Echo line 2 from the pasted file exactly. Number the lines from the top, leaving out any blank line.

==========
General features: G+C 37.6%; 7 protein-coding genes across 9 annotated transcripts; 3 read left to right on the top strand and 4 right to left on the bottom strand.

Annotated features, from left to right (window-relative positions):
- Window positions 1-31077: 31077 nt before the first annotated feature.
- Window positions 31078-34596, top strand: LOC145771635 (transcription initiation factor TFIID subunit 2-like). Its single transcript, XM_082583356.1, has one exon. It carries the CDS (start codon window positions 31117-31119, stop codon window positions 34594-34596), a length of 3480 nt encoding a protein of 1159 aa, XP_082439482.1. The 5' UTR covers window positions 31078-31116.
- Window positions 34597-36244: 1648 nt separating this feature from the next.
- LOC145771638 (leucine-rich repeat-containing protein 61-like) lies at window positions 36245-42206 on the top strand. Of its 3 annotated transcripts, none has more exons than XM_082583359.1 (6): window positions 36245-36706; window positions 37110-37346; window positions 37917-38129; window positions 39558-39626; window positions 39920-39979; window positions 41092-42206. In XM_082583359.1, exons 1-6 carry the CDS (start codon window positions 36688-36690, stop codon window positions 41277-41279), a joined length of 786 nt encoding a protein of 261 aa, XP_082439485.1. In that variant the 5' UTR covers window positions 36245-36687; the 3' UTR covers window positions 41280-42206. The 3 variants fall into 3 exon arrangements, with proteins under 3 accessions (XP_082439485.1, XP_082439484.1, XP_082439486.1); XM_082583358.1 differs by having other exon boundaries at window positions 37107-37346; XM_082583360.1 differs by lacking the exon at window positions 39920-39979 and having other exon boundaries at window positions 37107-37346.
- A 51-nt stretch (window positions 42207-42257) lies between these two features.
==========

Annotated features, from left to right (window-relative positions):